Career satisfaction,  Leadership,  Personal Brand

Managing up/Self-promotion : What To Do About It

In my recent survey, an amazing 79% of people said that Managing-up/Self-promotion is the most challenging aspect of their work. I didn’t expect it at all! I then started thinking about it more and realized it is the tip of the iceberg. Based on my experience, the real issue underneath is our reactive mode.  A more effective approach is to be purposeful in our engagement and align it with our bigger vision and core values. Deviations are fine as long as they are exceptions rather than the rule- as it doesn’t sustain for very long.

Interpretation of the Data

  • A good majority of people think Managing-up/Self Promotion is their biggest challenge.
  • As a manager or a leader, this is not a very happy place to be (makes us look like a villain :))
  • As an employee, we want to know how to recognize our contribution without having to be an annoying marketer.

Symptom and Root Cause – Based on my experience, this problem sometimes shows up like this [from an employee perspective]: “I am working hard, long hours; still my manager is asking me to do more, have more impact, show leadership…why can’t he see my contribution already.” My observation is –

Many employees are operating in a reactive environment. They are mostly reacting to events/ problems that are occurring around them. Naturally, this takes up time and energy from them – which may be perceived as “work” – does not necessarily make the most impactful one.

How to address this Problem?

As a Manager/Leader

Create an environment to own what impact means to them and the workgroup/company.  Job promotion and bonuses are not the biggest motivational force once people have a decent income. Intrinsic motivation is better, and it comes when people.

  1. Are engaged in activities that are aligned to their core values (note: Very few are aware of their values)
  2. Own their plan to succeed.
  3. See the bottom-line impact of their contribution

#2 above is somewhat done at companies like Microsoft (commitments setting). What missing is mostly #1 and some of #3. Without these, #2 has almost zero value. 

A common issue: A person who loves people interaction is put in a role that needs a whole lot of alone time in front of a computer. Even the employee works hard, what quality of result he/she will produce? What will happen to his/her motivation?

As an Employee

A common misconception happens around the definition of work. You need to know the purpose of your time in your role – be conscious about what contributes to the bottom line, what only keeps you busy.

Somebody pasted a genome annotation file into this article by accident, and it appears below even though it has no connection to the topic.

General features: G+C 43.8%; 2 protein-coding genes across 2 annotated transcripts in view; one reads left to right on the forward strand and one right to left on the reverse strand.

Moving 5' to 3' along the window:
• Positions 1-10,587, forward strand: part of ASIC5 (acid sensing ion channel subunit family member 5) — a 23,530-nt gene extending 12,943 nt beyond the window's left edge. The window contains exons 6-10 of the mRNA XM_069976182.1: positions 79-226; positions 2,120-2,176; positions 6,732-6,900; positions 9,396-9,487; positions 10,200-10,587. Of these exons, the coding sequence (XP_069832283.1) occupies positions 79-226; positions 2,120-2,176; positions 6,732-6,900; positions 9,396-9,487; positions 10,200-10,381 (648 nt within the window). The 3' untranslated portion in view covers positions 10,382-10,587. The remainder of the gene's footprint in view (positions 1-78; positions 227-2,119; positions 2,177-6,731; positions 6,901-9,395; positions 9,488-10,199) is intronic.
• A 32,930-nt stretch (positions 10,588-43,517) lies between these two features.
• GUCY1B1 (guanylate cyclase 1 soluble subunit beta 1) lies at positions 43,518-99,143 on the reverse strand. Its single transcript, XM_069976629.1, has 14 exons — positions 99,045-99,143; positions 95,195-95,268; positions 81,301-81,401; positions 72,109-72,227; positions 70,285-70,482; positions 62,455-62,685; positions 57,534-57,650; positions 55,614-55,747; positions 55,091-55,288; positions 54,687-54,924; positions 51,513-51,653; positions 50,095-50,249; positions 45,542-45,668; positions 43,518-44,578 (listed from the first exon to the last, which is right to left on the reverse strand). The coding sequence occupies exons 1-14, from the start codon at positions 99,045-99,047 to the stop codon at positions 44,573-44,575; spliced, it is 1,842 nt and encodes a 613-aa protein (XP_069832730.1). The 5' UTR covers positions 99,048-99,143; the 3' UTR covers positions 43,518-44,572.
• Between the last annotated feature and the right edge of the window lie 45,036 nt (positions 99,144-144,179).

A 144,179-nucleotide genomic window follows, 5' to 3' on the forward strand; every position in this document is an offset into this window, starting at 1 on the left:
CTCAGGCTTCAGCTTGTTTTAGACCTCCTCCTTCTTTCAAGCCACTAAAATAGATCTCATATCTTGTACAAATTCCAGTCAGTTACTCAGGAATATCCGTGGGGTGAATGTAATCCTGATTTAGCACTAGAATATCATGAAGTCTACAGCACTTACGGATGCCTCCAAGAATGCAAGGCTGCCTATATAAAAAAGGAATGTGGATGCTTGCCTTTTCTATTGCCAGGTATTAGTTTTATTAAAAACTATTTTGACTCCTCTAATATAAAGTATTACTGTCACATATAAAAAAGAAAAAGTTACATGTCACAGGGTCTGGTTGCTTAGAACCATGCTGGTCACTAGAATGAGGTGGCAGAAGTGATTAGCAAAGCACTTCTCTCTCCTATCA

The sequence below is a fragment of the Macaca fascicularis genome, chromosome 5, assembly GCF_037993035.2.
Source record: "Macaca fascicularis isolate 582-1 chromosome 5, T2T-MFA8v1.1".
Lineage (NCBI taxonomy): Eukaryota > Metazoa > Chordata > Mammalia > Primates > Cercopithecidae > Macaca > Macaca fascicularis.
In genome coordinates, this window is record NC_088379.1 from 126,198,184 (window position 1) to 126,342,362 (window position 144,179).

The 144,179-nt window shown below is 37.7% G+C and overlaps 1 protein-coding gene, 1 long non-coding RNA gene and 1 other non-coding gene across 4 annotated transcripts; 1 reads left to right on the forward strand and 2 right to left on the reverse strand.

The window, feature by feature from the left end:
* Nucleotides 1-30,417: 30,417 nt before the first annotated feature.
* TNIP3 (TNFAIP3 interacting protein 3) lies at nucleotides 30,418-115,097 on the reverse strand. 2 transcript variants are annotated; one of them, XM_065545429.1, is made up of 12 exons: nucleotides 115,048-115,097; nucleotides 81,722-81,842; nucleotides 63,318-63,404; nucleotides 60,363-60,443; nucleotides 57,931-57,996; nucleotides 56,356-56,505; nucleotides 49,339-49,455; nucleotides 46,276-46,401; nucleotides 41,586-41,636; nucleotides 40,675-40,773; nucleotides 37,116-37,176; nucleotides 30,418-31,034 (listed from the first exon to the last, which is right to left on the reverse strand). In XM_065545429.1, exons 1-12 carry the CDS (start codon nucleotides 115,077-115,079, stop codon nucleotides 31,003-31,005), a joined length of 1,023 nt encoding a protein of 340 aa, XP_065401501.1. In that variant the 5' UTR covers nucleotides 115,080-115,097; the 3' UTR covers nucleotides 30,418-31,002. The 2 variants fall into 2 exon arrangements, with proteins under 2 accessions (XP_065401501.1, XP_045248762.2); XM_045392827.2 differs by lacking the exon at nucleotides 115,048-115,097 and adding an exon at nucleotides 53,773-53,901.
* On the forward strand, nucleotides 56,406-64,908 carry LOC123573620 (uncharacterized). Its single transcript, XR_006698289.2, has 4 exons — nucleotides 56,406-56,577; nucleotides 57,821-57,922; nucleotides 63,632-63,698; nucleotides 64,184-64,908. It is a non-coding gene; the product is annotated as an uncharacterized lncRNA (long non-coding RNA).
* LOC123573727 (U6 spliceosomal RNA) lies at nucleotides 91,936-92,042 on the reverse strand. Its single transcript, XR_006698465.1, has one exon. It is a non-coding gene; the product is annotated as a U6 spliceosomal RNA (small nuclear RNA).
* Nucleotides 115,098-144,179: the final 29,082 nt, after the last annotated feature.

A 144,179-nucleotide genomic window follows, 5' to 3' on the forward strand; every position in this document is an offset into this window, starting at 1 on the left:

You might often be trying to get along just because you want the next promotion; you want to be recognized. There is nothing wrong in wanting those; however, to make it sustainable and meaningful, you need to

  1. Have a vision for yourself. Ask yourself: Why do I love being a Director or a Principal Engineer (or some other position you are shooting for)?
  2. Know what core values make you unique (example values: people, contribution, collaboration, nurturing, leadership, innovation, community, etc.)

Now for every project or deliverables,

  1.  Define that vision of success in terms of the qualities you care about. If it is leadership, how do you want to show up as a leader? If it is innovation, what would that look like?
  2. Take a baby step each day/each week to be mindful of your core values. Learn from the experience, note that results.
  3. For each of these two (vision and baby step) steps, partner with your management to ensure what you see is aligned with what they see.  Ask for feedback, suggestions to fine-tune your plans. This is where you solve the issue of managing up/self-promotion; you are leveraging these people as your resources to help you move towards your desired vision.

The point is 1. Focus on what you really want to create in the end 2. Then design the how part based on your own style. Knowing your own style is the key.  

A Common pitfall:  We start with others’ expectations first (manager’s feedback), which hardly works for the long term.

None of this work? – Time to find a new job/new environment that aligns with your values more and serves you better for your long-term career vision.


Survey: I ran a survey recently among multiple Linked-In Groups related to technology.  The question was: What is the most challenging aspect of your work? The results came: Fast pace – 7%   Manage-up/Self Promotion-79% Don’t enjoy technology-2%  All of the above-3% Other-8%

Related reading: Find your core valuesWhy alignment is important, 

Intrinsic motivation

The article was originally published in March 2013